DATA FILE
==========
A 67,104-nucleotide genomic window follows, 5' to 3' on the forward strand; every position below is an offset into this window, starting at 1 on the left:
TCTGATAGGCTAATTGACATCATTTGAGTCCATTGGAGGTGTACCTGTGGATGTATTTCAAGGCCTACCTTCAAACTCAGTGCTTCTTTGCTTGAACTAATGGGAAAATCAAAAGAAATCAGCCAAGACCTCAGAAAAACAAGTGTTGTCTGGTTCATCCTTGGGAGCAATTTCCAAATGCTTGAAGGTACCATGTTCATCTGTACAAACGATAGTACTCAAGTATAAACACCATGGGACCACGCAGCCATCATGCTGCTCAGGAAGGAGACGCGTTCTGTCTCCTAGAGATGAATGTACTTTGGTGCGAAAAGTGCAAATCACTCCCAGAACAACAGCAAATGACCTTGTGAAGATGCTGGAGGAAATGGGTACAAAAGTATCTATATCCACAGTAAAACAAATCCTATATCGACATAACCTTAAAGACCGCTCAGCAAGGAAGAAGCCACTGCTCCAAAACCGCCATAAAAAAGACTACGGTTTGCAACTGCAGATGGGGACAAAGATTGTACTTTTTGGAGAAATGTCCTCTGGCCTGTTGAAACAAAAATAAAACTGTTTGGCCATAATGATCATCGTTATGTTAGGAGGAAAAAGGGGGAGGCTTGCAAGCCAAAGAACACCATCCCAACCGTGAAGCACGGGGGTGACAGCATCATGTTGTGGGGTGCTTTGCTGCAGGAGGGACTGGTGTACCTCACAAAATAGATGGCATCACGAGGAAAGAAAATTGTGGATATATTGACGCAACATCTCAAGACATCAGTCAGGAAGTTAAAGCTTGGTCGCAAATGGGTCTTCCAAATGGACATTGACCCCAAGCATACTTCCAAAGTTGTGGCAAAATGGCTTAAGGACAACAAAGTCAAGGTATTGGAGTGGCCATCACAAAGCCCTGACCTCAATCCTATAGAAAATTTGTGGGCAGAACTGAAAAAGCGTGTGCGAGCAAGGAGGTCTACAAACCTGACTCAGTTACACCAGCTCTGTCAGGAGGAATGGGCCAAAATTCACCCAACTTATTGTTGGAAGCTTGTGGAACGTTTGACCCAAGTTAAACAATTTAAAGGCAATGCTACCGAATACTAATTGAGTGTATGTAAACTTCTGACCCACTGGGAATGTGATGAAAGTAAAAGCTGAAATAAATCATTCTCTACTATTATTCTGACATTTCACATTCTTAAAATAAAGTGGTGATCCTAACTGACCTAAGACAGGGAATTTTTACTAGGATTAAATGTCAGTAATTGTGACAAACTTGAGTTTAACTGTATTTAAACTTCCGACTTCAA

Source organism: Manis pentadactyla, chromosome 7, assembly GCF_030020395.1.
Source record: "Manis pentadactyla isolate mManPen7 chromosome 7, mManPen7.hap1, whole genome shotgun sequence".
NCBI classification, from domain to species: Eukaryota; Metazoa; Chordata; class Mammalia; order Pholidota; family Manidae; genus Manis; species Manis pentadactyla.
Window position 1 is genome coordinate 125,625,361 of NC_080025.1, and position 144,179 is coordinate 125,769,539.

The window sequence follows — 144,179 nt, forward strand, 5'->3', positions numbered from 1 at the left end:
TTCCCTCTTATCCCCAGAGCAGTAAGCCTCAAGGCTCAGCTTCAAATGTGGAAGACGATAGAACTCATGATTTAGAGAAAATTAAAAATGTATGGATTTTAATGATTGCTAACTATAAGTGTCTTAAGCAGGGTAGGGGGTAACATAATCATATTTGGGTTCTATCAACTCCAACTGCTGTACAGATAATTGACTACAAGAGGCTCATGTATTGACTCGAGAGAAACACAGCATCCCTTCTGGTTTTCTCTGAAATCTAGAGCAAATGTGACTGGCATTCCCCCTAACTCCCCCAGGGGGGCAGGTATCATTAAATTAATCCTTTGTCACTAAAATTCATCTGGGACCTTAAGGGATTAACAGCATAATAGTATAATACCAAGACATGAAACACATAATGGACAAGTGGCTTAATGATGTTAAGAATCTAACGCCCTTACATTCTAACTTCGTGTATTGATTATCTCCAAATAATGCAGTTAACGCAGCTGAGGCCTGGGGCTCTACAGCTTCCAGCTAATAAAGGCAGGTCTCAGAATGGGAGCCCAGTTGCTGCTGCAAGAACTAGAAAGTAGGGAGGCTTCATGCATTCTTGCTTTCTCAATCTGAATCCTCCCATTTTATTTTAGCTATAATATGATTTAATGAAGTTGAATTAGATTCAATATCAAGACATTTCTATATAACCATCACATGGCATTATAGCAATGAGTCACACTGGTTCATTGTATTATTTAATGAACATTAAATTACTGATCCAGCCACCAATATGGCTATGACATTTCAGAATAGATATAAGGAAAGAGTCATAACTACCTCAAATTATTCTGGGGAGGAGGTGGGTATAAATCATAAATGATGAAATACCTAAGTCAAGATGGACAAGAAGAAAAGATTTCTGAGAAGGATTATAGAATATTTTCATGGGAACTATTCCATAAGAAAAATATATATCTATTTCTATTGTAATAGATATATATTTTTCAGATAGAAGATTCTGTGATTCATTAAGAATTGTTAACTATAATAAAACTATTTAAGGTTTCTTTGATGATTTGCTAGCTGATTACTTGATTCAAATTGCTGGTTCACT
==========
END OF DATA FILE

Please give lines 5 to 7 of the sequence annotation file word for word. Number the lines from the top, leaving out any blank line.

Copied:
NCBI classification, from domain to species: Eukaryota; Metazoa; Chordata; class Mammalia; order Pholidota; family Manidae; genus Manis; species Manis pentadactyla.
Window position 1 is genome coordinate 125,625,361 of NC_080025.1, and position 144,179 is coordinate 125,769,539.

The window sequence follows — 144,179 nt, forward strand, 5'->3', positions numbered from 1 at the left end: